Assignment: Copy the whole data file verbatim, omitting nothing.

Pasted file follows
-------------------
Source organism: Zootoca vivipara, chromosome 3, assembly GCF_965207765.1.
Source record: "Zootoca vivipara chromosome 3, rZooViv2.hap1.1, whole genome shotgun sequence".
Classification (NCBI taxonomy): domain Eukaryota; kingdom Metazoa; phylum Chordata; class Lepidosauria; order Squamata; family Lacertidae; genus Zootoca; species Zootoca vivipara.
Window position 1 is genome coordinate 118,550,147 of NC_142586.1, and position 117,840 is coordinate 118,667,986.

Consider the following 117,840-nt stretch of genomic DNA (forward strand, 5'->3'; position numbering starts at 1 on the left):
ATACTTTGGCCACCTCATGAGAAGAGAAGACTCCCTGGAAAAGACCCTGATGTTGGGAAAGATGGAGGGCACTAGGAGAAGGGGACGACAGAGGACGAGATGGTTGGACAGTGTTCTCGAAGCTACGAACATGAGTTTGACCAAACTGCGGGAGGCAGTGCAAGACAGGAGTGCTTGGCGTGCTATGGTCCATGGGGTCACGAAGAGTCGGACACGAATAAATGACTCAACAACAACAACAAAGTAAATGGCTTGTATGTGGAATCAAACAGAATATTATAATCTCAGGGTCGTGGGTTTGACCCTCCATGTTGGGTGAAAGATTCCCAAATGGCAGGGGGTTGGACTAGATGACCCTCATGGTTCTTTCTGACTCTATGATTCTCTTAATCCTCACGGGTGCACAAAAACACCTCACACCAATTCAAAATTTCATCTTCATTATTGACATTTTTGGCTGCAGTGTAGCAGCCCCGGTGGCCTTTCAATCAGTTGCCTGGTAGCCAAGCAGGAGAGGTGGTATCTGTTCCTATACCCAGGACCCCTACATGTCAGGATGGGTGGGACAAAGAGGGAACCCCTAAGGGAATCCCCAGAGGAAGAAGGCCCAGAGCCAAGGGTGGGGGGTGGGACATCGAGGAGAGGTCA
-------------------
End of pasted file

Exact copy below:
Source organism: Zootoca vivipara, chromosome 3, assembly GCF_965207765.1.
Source record: "Zootoca vivipara chromosome 3, rZooViv2.hap1.1, whole genome shotgun sequence".
Classification (NCBI taxonomy): domain Eukaryota; kingdom Metazoa; phylum Chordata; class Lepidosauria; order Squamata; family Lacertidae; genus Zootoca; species Zootoca vivipara.
Window position 1 is genome coordinate 118,550,147 of NC_142586.1, and position 117,840 is coordinate 118,667,986.

Consider the following 117,840-nt stretch of genomic DNA (forward strand, 5'->3'; position numbering starts at 1 on the left):
ATACTTTGGCCACCTCATGAGAAGAGAAGACTCCCTGGAAAAGACCCTGATGTTGGGAAAGATGGAGGGCACTAGGAGAAGGGGACGACAGAGGACGAGATGGTTGGACAGTGTTCTCGAAGCTACGAACATGAGTTTGACCAAACTGCGGGAGGCAGTGCAAGACAGGAGTGCTTGGCGTGCTATGGTCCATGGGGTCACGAAGAGTCGGACACGAATAAATGACTCAACAACAACAACAAAGTAAATGGCTTGTATGTGGAATCAAACAGAATATTATAATCTCAGGGTCGTGGGTTTGACCCTCCATGTTGGGTGAAAGATTCCCAAATGGCAGGGGGTTGGACTAGATGACCCTCATGGTTCTTTCTGACTCTATGATTCTCTTAATCCTCACGGGTGCACAAAAACACCTCACACCAATTCAAAATTTCATCTTCATTATTGACATTTTTGGCTGCAGTGTAGCAGCCCCGGTGGCCTTTCAATCAGTTGCCTGGTAGCCAAGCAGGAGAGGTGGTATCTGTTCCTATACCCAGGACCCCTACATGTCAGGATGGGTGGGACAAAGAGGGAACCCCTAAGGGAATCCCCAGAGGAAGAAGGCCCAGAGCCAAGGGTGGGGGGTGGGACATCGAGGAGAGGTCA